Flying insects are capable of vision-based navigation in cluttered environments, reliably avoiding obstacles through fast and agile maneuvers, while being very efficient in the processing of visual stimuli. Meanwhile, autonomous micro air vehicles still lag far behind their biological counterparts, displaying inferior performance at a much higher energy consumption. In light of this, we want to mimic flying insects in terms of their processing capabilities, and consequently show the efficiency of this approach in the real world. This letter does so through evolving spiking neural networks for controlling landings of micro air vehicles using optical flow divergence from a downward-looking camera. We demonstrate that the resulting neuromorphic controllers transfer robustly from a highly abstracted simulation to the real world, performing fast and safe landings while keeping network spike rate minimal. Furthermore, we provide insight into the resources required for successfully solving the problem of divergence-based landing, showing that high-resolution control can be learned with only a single spiking neuron. To the best of our knowledge, this work is the first to integrate spiking neural networks in the control loop of a real-world flying robot. Videos of the experiments can be found at https://bit.ly/neuro-controller.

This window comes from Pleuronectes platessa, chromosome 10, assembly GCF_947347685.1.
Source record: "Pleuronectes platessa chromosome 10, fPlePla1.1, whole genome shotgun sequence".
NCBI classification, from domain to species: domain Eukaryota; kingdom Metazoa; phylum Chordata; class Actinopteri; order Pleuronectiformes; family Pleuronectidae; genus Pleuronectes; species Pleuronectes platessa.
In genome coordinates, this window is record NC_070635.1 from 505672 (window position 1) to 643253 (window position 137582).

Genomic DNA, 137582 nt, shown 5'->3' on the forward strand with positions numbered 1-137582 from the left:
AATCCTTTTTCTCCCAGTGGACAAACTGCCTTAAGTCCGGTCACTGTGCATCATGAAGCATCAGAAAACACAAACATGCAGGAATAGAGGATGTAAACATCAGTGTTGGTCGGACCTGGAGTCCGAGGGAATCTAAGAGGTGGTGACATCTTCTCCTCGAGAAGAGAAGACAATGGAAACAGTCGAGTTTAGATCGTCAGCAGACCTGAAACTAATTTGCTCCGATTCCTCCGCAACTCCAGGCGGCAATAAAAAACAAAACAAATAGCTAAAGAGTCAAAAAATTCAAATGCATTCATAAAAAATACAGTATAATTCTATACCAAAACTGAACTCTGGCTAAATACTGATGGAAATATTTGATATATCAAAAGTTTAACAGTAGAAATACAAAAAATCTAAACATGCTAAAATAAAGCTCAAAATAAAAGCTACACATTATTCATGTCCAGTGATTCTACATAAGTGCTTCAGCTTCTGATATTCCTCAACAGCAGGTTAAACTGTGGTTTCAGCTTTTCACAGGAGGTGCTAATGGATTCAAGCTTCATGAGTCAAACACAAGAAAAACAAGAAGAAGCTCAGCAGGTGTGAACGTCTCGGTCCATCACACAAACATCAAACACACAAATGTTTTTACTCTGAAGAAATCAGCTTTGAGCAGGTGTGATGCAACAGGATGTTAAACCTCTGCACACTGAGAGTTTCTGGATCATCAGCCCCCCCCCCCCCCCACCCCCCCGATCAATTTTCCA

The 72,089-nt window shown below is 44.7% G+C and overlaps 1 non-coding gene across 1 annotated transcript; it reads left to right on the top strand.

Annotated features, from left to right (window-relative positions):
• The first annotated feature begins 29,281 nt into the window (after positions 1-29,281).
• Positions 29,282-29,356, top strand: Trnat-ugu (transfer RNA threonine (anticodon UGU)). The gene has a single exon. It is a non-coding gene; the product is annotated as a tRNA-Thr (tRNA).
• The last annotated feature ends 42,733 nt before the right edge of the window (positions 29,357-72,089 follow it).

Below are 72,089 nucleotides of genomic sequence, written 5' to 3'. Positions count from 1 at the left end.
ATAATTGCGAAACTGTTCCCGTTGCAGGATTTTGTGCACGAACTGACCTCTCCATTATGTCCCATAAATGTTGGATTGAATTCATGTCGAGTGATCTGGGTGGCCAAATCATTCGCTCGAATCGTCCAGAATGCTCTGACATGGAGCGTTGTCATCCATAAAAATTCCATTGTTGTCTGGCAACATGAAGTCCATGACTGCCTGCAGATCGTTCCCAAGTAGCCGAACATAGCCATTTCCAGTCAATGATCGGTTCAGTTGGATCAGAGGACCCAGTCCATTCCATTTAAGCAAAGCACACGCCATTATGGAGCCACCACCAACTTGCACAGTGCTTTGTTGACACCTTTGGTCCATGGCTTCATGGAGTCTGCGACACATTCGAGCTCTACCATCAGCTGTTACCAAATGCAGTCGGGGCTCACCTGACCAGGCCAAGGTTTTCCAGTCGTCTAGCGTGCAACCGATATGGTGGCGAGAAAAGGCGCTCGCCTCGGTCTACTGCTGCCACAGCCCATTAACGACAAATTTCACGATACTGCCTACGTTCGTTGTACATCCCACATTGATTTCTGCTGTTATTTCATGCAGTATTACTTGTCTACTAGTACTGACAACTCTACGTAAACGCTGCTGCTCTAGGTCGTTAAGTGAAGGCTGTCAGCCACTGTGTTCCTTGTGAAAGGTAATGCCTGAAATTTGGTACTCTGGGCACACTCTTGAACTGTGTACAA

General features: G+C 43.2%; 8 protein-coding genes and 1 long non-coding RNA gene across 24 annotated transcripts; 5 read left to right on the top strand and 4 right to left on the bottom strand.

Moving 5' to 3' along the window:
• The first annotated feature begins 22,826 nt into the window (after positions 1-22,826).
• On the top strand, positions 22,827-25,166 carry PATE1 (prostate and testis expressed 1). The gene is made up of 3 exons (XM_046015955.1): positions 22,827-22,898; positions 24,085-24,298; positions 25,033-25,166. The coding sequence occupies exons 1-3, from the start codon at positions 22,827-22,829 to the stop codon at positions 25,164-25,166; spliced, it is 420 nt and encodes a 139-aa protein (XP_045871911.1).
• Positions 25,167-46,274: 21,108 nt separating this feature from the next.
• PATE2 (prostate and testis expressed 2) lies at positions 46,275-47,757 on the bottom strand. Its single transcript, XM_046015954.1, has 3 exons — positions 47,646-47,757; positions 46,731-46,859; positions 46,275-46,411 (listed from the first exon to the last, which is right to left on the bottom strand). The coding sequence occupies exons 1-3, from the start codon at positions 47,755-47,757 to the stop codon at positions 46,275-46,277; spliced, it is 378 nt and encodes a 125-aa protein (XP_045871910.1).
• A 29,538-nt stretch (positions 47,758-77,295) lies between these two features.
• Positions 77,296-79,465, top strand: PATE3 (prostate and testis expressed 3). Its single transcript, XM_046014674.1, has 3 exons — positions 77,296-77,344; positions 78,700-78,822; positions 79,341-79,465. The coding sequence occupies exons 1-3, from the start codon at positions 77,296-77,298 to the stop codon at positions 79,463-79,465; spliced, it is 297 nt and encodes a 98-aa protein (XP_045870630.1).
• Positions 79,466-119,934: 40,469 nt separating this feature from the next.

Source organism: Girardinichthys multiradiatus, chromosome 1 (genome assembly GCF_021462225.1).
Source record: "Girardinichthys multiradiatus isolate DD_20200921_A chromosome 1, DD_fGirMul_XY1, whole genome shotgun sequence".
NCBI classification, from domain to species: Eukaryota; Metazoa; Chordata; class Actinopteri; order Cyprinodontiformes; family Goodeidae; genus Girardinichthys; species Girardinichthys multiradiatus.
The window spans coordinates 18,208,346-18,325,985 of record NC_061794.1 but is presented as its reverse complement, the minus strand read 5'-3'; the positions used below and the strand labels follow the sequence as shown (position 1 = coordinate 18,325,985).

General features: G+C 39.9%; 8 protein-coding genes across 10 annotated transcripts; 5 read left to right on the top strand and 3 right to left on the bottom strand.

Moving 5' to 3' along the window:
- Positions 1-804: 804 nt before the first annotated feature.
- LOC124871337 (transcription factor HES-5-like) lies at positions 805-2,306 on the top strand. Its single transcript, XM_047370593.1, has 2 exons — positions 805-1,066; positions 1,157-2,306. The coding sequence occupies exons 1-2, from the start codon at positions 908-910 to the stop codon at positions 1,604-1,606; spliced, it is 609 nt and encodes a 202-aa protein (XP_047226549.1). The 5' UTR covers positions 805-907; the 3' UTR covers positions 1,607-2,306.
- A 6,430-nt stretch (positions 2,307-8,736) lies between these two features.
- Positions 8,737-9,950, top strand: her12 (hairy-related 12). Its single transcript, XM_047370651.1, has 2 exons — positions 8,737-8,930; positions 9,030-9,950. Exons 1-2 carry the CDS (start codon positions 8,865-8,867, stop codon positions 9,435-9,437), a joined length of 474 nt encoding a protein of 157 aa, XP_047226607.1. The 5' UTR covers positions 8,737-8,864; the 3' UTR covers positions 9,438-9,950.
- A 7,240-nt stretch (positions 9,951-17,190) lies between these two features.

- Aerial systems: perception and autonomy
- autonomous vehicle navigation
- evolutionary algorithms
- neuromorphic computing
- spiking neural networks